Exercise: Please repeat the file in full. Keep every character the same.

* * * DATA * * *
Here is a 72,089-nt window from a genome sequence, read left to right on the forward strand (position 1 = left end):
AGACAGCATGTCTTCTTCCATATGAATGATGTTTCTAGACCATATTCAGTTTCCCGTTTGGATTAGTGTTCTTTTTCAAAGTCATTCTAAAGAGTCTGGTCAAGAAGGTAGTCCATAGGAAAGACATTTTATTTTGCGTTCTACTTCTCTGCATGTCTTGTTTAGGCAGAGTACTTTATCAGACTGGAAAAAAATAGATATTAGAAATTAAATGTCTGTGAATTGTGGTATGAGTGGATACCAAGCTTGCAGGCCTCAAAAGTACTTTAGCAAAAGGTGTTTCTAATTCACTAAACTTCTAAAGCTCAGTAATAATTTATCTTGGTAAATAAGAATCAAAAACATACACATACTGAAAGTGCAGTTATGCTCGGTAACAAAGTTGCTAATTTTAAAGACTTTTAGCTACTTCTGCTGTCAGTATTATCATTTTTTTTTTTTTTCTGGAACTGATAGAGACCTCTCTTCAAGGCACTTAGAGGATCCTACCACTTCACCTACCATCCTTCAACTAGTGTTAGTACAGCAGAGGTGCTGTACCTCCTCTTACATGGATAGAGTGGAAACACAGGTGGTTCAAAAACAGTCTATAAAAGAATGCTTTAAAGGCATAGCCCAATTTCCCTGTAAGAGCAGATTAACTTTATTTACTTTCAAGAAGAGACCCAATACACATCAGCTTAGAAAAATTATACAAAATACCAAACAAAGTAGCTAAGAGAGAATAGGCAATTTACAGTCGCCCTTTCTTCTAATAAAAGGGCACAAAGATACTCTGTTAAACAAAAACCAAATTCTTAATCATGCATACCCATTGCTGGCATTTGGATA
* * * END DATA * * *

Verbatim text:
Here is a 72,089-nt window from a genome sequence, read left to right on the forward strand (position 1 = left end):
AGACAGCATGTCTTCTTCCATATGAATGATGTTTCTAGACCATATTCAGTTTCCCGTTTGGATTAGTGTTCTTTTTCAAAGTCATTCTAAAGAGTCTGGTCAAGAAGGTAGTCCATAGGAAAGACATTTTATTTTGCGTTCTACTTCTCTGCATGTCTTGTTTAGGCAGAGTACTTTATCAGACTGGAAAAAAATAGATATTAGAAATTAAATGTCTGTGAATTGTGGTATGAGTGGATACCAAGCTTGCAGGCCTCAAAAGTACTTTAGCAAAAGGTGTTTCTAATTCACTAAACTTCTAAAGCTCAGTAATAATTTATCTTGGTAAATAAGAATCAAAAACATACACATACTGAAAGTGCAGTTATGCTCGGTAACAAAGTTGCTAATTTTAAAGACTTTTAGCTACTTCTGCTGTCAGTATTATCATTTTTTTTTTTTTTCTGGAACTGATAGAGACCTCTCTTCAAGGCACTTAGAGGATCCTACCACTTCACCTACCATCCTTCAACTAGTGTTAGTACAGCAGAGGTGCTGTACCTCCTCTTACATGGATAGAGTGGAAACACAGGTGGTTCAAAAACAGTCTATAAAAGAATGCTTTAAAGGCATAGCCCAATTTCCCTGTAAGAGCAGATTAACTTTATTTACTTTCAAGAAGAGACCCAATACACATCAGCTTAGAAAAATTATACAAAATACCAAACAAAGTAGCTAAGAGAGAATAGGCAATTTACAGTCGCCCTTTCTTCTAATAAAAGGGCACAAAGATACTCTGTTAAACAAAAACCAAATTCTTAATCATGCATACCCATTGCTGGCATTTGGATA